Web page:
In January 1945 as World War II was winding down, more than 500 American prisoners of war were being held by the Japanese in the Cabanatuan Camp in the Philippines.
An American battalion headed by Lt. Col. Henry Mucci (Benjamin Bratt) and Captain Robert Priner (James Franco) have to travel through many miles of enemy territory to reach the P.O.W.s, and once they arriving carry out freeing the men many who are extremely injured.
Also on hand to help the American soldiers are a group of Filipino guerrilla fighters who resent the Japanese taking over their country. They volunteer to dismantle a vital bridge on the path to the Camp to keep additional nearby Japanese forces from helping their countrymen once the rescue begins.
The action is in three separate areas. The prison, the underground resistance located in Minilla, and the soldiers making their way to the P.O.W. camp.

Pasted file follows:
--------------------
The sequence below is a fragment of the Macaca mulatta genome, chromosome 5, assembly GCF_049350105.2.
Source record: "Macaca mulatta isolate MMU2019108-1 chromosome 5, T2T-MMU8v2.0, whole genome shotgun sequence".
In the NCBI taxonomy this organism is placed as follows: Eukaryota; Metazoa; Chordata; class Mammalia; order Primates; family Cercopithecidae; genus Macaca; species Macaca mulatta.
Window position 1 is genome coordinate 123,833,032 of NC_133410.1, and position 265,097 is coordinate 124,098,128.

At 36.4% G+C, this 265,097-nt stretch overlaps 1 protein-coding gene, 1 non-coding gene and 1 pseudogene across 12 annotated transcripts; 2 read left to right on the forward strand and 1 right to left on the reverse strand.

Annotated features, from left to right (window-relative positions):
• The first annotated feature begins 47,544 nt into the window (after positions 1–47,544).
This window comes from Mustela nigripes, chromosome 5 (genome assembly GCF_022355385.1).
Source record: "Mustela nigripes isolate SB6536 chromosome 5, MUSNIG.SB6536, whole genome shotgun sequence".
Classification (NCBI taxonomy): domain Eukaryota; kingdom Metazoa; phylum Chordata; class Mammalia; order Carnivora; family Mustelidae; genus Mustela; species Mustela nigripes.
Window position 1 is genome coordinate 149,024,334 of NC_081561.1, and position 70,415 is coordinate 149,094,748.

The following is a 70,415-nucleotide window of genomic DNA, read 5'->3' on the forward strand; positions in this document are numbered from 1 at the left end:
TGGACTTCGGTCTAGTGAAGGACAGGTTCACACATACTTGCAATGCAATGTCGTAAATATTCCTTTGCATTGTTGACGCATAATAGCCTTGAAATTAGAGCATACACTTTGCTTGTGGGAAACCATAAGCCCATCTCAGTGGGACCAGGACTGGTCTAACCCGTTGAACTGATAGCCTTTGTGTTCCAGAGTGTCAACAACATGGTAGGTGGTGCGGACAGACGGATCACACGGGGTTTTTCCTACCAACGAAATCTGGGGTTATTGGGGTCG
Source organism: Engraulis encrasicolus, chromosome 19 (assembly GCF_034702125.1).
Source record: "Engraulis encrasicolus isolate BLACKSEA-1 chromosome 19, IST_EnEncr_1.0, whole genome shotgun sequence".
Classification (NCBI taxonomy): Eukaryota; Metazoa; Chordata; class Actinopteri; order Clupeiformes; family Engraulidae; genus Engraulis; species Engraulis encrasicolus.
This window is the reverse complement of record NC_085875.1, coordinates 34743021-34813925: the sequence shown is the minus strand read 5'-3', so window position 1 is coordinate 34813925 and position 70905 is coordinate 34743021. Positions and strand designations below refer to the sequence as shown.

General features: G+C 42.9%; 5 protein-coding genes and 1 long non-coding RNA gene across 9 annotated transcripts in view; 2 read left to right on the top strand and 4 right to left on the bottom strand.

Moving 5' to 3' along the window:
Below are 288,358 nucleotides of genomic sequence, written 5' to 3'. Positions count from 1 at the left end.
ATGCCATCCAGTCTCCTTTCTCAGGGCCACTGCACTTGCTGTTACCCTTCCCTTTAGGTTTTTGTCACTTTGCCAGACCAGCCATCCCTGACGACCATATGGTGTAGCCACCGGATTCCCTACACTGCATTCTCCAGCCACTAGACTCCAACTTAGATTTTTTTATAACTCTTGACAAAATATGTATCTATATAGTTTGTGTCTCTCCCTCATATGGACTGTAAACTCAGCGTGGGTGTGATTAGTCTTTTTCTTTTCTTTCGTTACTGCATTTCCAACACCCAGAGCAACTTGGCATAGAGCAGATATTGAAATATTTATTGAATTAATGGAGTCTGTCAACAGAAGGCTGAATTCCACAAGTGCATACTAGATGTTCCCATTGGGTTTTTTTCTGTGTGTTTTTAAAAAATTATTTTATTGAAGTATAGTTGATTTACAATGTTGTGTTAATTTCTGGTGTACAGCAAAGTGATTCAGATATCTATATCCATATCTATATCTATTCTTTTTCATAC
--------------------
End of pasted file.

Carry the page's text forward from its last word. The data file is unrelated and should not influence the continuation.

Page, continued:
The prisoners are beaten down and demoralized after spending three years in captivity. They've heard rumors that the war might end and they might be saved, but each one hates to allow that dream. Major Gibson (Joseph Fiennes), the ranking officer at the camp, is dying of malaria and his girlfriend, a nurse in the resistance, smuggles drugs to him to keep him and others alive.
This true story, directed by John Dahl, is both engrossing and moving. Bratt is the epitome of a 1940s star: tall, good-looking and serious. He makes a perfect hero. He also has the quiet authority of a young man sure of his mission. But, the emotion mostly comes from Fiennes as the dying Major. His sunken eyes and shaking body show the character of this man, who although quite sick himself, is always conscience of the morale and safety of his men.
This is a very good war drama that contains realistic battle scenes and gets its impact from old-fashioned good acting.
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